Tagged: as efficient competitor test

Post Danmark II: A Clarification of the Law on Rebates under Article 102 TFEU

By Konstantinos Sidiropoulos

Post Danmark II constitutes the latest signal as to the view of the CJEU with regard to the assessment of rebates granted by dominant firms. As this was the first preliminary reference in a rebates case ever, there were high expectations with regard to the judgment (see e.g. here). It was seen as a golden opportunity for the Court to provide meaningful guidance, unconstrained by the limitations of judicial review in a truly fascinating and heavily disputed field of EU competition law. Indeed, this is the area where the European Commission made the most significant efforts to alter the current state of the law (see paras 37-45 of the Commission’s Enforcement Priorities Paper), albeit unsuccessfully (see judgments in Intel and Tomra). Hence, the key issue was whether the CJEU would ultimately yield to the increasing pressure to move to a more economically inspired approach to rebates under Article 102 TFEU. Overall, the ruling is valuable in that it clarifies the standard applicable to rebates granted by dominant undertakings. Continue reading

Post Danmark: does the ECJ take the effects based approach further than a mere price/cost-test and does it oblige the national judge to apply that effects based approach ex nunc?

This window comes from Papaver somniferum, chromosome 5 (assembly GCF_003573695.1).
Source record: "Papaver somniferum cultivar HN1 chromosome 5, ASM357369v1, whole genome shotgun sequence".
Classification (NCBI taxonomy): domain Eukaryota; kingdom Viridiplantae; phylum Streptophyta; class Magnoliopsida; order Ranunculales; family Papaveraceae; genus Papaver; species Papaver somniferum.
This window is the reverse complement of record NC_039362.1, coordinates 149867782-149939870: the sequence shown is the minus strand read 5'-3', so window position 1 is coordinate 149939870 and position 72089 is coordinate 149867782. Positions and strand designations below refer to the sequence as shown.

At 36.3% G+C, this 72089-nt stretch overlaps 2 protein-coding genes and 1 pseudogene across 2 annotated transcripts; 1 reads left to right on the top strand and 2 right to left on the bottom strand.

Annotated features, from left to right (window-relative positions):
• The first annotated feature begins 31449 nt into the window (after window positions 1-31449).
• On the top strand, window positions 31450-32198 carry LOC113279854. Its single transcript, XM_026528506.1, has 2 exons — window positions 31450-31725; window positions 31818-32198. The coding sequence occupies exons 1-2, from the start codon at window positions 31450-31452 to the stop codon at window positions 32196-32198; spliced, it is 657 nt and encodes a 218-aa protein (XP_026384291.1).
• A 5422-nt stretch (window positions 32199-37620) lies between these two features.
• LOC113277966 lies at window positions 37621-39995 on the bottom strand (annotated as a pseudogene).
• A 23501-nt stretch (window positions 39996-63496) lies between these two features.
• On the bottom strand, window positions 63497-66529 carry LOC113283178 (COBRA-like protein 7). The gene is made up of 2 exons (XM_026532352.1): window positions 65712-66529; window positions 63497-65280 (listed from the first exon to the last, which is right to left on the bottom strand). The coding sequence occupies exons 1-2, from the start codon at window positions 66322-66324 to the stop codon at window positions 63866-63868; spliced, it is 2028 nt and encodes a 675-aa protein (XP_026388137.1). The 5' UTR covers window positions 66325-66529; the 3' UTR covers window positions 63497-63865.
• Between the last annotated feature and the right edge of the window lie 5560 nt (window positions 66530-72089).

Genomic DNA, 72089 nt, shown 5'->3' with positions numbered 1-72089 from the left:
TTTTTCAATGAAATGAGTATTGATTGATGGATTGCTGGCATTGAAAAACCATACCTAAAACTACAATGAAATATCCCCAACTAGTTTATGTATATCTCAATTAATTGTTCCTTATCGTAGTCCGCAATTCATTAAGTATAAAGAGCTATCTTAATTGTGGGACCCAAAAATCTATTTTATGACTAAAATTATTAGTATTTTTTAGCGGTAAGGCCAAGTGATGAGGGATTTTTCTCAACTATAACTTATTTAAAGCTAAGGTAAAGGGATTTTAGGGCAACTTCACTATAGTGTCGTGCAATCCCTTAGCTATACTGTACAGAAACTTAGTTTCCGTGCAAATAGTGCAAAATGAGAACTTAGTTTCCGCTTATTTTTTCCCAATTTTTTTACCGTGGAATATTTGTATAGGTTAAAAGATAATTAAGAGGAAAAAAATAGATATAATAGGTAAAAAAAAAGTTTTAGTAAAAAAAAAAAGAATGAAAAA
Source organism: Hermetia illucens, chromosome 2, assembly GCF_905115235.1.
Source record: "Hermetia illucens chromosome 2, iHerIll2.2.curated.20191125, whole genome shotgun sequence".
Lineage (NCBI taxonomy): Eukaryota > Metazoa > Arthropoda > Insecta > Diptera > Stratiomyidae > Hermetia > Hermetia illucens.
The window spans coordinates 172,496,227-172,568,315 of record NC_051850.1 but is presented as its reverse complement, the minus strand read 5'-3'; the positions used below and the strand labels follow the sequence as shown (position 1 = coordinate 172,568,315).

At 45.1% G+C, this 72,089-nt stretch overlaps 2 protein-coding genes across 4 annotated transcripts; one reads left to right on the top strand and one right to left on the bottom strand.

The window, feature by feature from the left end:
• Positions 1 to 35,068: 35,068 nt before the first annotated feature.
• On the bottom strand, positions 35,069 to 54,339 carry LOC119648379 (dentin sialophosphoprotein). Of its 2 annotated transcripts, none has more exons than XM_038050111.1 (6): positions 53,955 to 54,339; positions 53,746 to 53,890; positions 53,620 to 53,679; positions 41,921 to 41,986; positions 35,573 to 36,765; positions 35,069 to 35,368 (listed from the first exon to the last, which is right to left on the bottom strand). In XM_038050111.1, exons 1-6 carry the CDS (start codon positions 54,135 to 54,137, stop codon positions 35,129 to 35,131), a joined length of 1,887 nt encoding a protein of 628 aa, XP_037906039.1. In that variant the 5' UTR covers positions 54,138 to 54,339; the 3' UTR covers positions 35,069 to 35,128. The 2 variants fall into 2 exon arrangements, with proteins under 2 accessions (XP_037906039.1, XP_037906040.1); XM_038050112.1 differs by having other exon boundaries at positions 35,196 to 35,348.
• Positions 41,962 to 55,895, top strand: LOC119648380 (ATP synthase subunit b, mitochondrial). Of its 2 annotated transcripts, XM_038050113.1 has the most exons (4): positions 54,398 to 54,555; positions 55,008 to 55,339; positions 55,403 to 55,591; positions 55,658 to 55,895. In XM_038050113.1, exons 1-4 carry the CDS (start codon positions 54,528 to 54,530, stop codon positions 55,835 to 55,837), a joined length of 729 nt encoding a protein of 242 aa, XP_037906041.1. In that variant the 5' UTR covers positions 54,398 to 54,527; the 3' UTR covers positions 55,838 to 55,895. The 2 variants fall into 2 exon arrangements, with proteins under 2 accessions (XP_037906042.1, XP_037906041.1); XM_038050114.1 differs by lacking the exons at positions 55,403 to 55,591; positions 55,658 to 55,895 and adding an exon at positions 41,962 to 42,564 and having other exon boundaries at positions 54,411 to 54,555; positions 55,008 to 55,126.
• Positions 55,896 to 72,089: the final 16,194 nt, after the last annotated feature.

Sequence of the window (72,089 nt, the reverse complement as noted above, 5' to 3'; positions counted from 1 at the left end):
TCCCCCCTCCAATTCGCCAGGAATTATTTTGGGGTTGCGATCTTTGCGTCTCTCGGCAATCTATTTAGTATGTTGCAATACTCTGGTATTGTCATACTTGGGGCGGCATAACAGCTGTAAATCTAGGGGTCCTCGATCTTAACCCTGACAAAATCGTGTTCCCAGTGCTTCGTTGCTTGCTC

In a grand chamber judgment in case C‑209/10, Post Danmark, the European Court of Justice (ECJ) handed down a preliminary ruling on the interpretation of abuse of a dominant position (Art. 102 TFEU). The case was referred to the ECJ by a Danish judge in a dispute between Post Danmark and Konkurrencerådet, the Danish competition authority.

I have three remarks concerning this judgment:

  • first, it seems to me that the ECJ does not embrace the average incremental costs instead of average variable costs as the relevant economic parameter for analysing a per se abuse;
  • secondly, the ECJ requires the Danish judge to apply the as-efficient-competitor-test and seems to take it further than a mere price/cost-test to decide on the question whether the pricing practices of Post Danmark were anti-competitive in effect; he must take into account all relevant circumstances;
  • lastly, when the Danish judge takes into account all those circumstances, it seems that the ECJ prescribes an ex nunc appreciation, which might be a restriction of procedural autonomy.

In the Danish market for the distribution of unaddressed mail (direct mail of brochures, guides, newspapers, etc.) the two largest players are Post Danmark and Forbruger-Kontakt (FK). This market is fully liberalised. Next to that, Post Danmark is the universal postal service provider. It uses its distribution network for both the universal postal service and the distribution of unaddressed mail. In 2003, in the Danish market for the distribution of unaddressed mail Post Danmark had a market share of 44 % which increased to 55 % in 2004. According to the Danish competition authority Post Danmark held a dominant position in that market because of such high market shares and because it could maintain its distribution network covering the whole country because of it being the universal postal service provider, regardless of its activities on the market for unaddressed mail.
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